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There are different ways to look at genealogical data, some practical and some theoretical. Depending on what the goals are, one or more of these approaches are useful to study or be familiar with.
Please be particularly careful when using information from other sources in this section, as the information applicable to these different data models may be under copyright or other usage restrictions.
The original GEDCOM Data Model actually has several versions. Please see the GEDCOM Data Model Page
for details. Please also note that discussion of the GEDCOM Data Model largely refers to the subpart of the overall GEDCOM standard that refers to genealogical data structures and formats. For example, in the GEDCOM 5.5 Standard, Chapter 2 describing the Lineage-Linked GEDCOM Form is the section that is applicable. Chapter 1 of the GEDCOM 5.5 Standard refers to the low-level data syntax which will be superseded by the use of XML.
GEDCOM sought to be a practical implementation of of a portable genealogical data model. It is not under development and is considered to be at the end of its development by its owner/developer, FamilySearch.
CommSoft's proposal from 1994 included some excellent modifications to lineage-linked GEDCOM, including both Events and Places as record level objects.
This data model, sponsored in part by the National Genealogical Society
(of America), is excellent in that it seeks to define a model that can include ALL genealogical data. However, it is so inclusive and open that it is probably unusable as a practical model (which its developers themselves recognize). It nevertheless remains a useful tool for considering genealogical data, and I encourage those interested in this topic to study it.
is an open-source software product available free for many operating systems. The GRAMPS model is noteworthy because it actually stores genealogical data in XML format, which is a hierarchical computer formatting language that is widely used and was proposed as a successor to the proprietary format used in the GEDCOM standard.
The DeadEnds Data model was created by Tom Wetmore to be the underlying model used in his DeadEnds system of genealogical programs.
GenXML was created by Christoffer Owe as an XML-based alternative to Gedcom. It is inspired by the Gentech GDM. There's a PDF which gives an in-depth description of the format.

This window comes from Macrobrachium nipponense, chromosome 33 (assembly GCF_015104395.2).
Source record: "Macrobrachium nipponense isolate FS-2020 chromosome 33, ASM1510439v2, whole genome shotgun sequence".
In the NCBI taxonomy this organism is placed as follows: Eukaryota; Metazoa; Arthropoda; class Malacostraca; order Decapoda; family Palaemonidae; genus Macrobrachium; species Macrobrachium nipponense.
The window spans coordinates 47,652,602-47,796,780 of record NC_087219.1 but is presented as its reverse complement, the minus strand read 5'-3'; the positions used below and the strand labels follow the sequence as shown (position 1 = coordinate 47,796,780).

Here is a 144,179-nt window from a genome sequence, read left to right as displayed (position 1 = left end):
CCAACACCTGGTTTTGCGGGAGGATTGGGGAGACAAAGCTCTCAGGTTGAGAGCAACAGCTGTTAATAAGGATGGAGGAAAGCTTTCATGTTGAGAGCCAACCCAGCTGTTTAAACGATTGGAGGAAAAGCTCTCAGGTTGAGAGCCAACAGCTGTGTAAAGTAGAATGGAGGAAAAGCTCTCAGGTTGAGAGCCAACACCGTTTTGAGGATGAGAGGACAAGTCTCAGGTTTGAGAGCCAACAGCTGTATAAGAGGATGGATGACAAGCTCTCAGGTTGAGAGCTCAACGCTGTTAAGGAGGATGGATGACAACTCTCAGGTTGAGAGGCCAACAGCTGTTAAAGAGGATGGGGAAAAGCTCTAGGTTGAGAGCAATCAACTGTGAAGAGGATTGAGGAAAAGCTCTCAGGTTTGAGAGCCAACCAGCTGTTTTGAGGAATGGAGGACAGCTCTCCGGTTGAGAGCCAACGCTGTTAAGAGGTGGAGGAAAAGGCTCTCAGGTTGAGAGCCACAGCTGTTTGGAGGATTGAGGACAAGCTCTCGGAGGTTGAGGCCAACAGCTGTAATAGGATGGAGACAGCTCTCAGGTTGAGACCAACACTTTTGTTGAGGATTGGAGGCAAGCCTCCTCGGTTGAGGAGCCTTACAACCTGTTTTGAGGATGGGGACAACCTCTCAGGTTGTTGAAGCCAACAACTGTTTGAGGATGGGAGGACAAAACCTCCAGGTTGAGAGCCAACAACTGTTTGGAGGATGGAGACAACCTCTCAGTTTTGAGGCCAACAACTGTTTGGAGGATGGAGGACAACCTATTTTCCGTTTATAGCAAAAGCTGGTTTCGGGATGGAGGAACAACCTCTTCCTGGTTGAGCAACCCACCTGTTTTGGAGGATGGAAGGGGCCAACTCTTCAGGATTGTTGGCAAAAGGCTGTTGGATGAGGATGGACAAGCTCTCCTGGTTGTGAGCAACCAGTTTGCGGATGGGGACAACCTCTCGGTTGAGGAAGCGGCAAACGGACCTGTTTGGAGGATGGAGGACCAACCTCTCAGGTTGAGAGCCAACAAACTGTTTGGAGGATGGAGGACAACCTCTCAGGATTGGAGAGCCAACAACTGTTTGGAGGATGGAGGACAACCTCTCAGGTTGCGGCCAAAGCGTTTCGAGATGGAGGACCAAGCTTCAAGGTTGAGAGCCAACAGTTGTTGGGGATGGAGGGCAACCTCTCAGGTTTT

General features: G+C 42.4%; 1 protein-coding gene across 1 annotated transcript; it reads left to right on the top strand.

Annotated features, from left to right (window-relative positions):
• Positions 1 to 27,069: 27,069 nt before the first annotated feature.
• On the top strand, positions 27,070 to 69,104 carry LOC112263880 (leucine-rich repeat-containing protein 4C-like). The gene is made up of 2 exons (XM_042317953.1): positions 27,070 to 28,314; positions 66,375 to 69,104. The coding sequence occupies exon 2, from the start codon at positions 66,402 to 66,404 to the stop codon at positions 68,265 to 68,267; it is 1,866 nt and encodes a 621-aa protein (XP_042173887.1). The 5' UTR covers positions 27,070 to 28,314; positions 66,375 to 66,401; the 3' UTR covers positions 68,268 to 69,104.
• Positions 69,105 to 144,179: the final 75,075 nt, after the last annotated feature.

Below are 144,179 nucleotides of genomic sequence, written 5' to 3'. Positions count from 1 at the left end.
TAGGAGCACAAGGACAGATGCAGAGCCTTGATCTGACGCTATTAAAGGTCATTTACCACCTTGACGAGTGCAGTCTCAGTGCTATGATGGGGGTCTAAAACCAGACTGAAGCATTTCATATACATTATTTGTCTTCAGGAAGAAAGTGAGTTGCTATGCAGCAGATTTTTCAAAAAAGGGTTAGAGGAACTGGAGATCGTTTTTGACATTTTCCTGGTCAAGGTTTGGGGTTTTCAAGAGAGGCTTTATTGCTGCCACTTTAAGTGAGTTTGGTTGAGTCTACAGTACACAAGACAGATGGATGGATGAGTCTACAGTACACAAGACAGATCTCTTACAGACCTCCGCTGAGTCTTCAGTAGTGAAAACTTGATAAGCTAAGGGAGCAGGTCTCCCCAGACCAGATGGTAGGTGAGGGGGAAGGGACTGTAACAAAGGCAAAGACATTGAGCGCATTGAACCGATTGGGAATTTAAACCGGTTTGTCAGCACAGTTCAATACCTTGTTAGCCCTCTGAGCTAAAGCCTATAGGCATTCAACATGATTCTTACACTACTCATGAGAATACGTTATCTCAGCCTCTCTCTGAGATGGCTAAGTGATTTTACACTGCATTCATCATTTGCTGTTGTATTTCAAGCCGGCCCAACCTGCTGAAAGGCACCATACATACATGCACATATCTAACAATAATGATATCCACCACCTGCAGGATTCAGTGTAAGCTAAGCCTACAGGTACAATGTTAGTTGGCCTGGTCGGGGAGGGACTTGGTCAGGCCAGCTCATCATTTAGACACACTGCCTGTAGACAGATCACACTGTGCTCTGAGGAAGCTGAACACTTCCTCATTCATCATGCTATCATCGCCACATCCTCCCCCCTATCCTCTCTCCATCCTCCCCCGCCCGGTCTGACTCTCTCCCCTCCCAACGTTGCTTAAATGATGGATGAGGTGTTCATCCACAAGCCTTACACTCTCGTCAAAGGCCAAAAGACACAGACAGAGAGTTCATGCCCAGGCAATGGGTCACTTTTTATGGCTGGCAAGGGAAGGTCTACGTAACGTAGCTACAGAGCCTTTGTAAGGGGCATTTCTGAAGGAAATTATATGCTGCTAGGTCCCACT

WeRelate uses a slightly-modified version of GedML (with additional modifications to correct some ANSEL character mappings) to convert the GEDCOM to XML. It maps the raw XML produced by GedML into a restricted schema that is simpler to process. We have found that nearly all incoming GEDCOM data can be mapped to this simplified schema. (Data from incoming GEDCOM's that does not fit into the model is added as notes or text.) The resulting XML is then added as XML "data islands" to the various wiki pages. Part of the motivation for the model is to make it easy for end-users to understand differences. When a user asks for a "diff" between two versions of a page, they are see a wikipedia-like diff screen directly on the XML (and so far nobody has complained).If I had to do it over again I would change the model somewhat, but it's working well overall.
GedML is a set of strict GEDCOM-to-XML translation utilities which has no defining schema since it apparently relies on the underlying GEDCOM to be compliant. The GedML data model is actually the GEDCOM data model, but its includsion here is useful for the purposes of understanding the basic differences between GEDCOM and XML in terms of syntax.
Original distribution: GedML.zip
and modified version that is referred to in the WeRelate Data Model gedml-dist.zip .
GenBridge is a commercial product owned by WhollyGenes
, the makers of The Master Genealogist. GenBridge is a technology that WhollyGenes licenses that is capable of understanding several genealogical data formats. However, its developers note that it is an import
technology and not designed for exporting of data. As a commercial product, it is not available to dissect its data model, but it is an important product to make note of.
In a discussion "Event-oriented genealogy software for Linux" on the usenet group "soc.genealogy.computing", Nick Matthews posted about his project. See Message-ID: <firstname.lastname@example.org> or GoogleGroups
He says it "is at a very early stage, there's no functional program yet but there is code and the beginnings of a practical (I hope) database design at thefamilypack.org"
From the homepage: "The Family Pack is an ambitious open source project to create a new cross platform genealogy program. The project will involve designing a new genealogical database, creating a program to make use of it, and finally, organising ways of providing some standard universal data sets."
The database follows the GenTech Model, there is a Reference Entity in the place of GenTech's Assertion Object. This could be a good test to see if that model is indeed to complicated for real-life software, or if it can be used after all.
See Tamura Jones' excellent article giving an overview of GEDCOM alternatives. It includes the history of many of the data models mentioned above as well as a number of others. There are also many links to the various models at the bottom of the article. (Note that Internet Explorer less than Version 9 cannot view Tamura's pages.)
Other Software Product Data Models
Please add any others you know of or are familiar with that would be useful to examine or consider, particularly if you represent any of the efforts to devise a GEDCOM-like standard based on XML.